Lahti is a pioneering city, one of Europe’s first urban areas to commit towards achieving carbon neutrality by 2025. To meet such an ambitious target, the city needed to test new ways of lowering CO2 emissions. One possible area of intervention was urban mobility, as, on average, traffic emissions account for almost 25 % of total emissions in EU cities. With Lahti being a medium-sized Finnish city with a population around 120 000 inhabitants, it needed to carefully review its urban mobility policy in order to have a chance of meeting its carbon neutrality objective. Thus, Lahti decided to tackle the fragmented nature of decision-making process related to urban mobility and focus on developing the city’s first Sustainable Urban Mobility Plan (SUMP). More than a strategic process, the SUMP developed under CitiCap would also test and integrate a new set of incentives for citizens to transition to sustainable mobility options. This meant a strong paradigm shift, from an infrastructure-centric mind-set, towards a behavioural change one. Such a novel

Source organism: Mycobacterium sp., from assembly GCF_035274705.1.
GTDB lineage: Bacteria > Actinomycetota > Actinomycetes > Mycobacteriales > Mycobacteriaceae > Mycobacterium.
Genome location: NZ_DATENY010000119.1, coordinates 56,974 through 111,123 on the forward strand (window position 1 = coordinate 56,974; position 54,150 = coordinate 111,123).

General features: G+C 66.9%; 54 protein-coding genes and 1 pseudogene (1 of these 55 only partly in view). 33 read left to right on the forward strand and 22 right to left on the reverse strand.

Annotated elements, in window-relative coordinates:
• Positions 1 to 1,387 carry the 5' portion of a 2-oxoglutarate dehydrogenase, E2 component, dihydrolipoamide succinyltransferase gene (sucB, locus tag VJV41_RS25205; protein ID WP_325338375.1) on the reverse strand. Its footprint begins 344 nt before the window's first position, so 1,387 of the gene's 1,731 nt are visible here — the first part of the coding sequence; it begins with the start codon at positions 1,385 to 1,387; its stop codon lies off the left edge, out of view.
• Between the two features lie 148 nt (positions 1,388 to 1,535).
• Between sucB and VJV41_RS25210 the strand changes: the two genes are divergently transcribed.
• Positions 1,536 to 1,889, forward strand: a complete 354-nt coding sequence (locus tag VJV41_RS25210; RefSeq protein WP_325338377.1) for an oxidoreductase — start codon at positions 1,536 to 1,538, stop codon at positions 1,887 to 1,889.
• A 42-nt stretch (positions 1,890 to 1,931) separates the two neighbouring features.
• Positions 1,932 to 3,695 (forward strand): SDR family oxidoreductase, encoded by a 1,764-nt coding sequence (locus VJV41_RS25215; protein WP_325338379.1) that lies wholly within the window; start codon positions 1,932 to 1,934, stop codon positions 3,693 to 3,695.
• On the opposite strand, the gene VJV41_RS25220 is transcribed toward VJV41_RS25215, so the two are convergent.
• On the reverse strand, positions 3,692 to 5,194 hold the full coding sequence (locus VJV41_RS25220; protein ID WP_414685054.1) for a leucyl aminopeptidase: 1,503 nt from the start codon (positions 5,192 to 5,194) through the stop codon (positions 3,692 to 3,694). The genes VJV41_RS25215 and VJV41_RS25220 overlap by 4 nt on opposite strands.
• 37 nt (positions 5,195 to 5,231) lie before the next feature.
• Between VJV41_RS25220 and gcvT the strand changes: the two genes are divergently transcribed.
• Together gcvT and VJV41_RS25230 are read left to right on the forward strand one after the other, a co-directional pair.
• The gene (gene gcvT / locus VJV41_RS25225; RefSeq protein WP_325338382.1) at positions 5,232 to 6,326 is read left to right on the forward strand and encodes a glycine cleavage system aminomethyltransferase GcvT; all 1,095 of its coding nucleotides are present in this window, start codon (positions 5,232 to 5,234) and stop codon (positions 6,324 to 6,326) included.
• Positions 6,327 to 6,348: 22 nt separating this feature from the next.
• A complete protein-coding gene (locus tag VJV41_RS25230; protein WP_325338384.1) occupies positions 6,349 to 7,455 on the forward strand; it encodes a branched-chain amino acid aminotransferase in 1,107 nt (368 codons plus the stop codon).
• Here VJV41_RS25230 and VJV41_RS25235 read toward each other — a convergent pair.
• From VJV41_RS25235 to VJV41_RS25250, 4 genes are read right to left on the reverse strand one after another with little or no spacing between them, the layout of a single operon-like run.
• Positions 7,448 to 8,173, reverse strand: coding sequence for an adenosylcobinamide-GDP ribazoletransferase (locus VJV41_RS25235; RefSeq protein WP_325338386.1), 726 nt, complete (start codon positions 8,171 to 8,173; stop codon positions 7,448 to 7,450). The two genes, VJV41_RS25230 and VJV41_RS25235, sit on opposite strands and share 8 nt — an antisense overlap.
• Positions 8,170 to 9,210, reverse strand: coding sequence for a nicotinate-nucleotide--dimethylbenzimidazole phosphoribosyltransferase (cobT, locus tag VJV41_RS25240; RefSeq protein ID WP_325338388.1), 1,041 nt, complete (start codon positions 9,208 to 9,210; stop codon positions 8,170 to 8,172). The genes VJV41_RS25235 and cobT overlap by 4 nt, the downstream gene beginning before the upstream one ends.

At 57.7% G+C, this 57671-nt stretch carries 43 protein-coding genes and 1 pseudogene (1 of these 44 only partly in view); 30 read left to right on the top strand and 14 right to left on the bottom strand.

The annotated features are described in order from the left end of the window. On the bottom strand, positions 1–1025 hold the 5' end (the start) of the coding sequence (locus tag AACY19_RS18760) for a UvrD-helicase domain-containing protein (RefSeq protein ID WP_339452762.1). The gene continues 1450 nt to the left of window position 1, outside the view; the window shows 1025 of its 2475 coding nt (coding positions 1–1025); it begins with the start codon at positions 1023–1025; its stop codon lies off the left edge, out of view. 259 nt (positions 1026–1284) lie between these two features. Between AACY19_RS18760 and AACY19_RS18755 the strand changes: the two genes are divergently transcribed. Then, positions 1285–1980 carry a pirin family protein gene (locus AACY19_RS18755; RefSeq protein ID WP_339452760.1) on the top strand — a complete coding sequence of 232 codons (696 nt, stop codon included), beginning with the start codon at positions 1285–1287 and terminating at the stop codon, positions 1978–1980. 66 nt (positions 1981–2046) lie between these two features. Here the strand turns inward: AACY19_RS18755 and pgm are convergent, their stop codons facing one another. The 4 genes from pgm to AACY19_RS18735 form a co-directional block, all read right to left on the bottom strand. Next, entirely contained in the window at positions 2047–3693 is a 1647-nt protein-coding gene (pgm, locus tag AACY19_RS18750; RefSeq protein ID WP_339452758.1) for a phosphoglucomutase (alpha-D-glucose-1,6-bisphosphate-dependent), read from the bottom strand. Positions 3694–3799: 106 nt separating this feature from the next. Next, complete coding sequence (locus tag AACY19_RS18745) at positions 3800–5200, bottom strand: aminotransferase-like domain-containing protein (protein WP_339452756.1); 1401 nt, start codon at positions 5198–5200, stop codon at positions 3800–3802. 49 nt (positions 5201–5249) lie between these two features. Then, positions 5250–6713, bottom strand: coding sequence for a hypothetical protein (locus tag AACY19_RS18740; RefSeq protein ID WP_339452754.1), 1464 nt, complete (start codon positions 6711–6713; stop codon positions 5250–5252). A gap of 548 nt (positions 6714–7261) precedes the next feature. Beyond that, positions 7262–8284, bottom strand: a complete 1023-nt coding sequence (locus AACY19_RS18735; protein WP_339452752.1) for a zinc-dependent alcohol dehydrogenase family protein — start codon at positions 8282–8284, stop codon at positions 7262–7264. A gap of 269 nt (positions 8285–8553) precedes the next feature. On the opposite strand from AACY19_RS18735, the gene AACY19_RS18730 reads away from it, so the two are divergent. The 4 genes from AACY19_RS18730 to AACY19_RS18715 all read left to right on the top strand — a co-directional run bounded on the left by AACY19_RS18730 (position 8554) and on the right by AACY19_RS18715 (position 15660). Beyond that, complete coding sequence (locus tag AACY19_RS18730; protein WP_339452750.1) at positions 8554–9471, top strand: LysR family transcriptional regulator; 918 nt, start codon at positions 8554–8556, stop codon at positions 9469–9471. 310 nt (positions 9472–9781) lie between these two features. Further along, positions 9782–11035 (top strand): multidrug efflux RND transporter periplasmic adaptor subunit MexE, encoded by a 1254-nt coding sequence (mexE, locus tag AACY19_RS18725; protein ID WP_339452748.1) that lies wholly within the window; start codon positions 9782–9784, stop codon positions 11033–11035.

approach would be met with resistance, especially with no available data to inform an evidence-based process of decision-making. This is why, CitiCap focused on testing two innovative elements and see whether they were viable policy options for sustainable urban mobility.
The first one was a voluntary Personal Carbon Trading (PCT) scheme. Under such a model, users aim to use only their assigned allowance. Exchanges between users with higher consumptions with ones with lower levels of consumptions are allowed, as long as overall the allowance level is followed. For the model to work, a series of incentives or disincentives may be used. With no prior PCT scheme tested for urban mobility in the last decade in Europe, CitiCap aimed at co-designing alongside residents, academics and technologists such a scheme and evaluating its impact for behavioural change.
The second element would be how to foster long-term behavioural changes observed under the PCT scheme through capital investments co-designed with residents and integrated in the new SUMP. This case study explores how the project CitiCap has been pursuing these objectives in the light of the key principles of Integrated Territorial Development.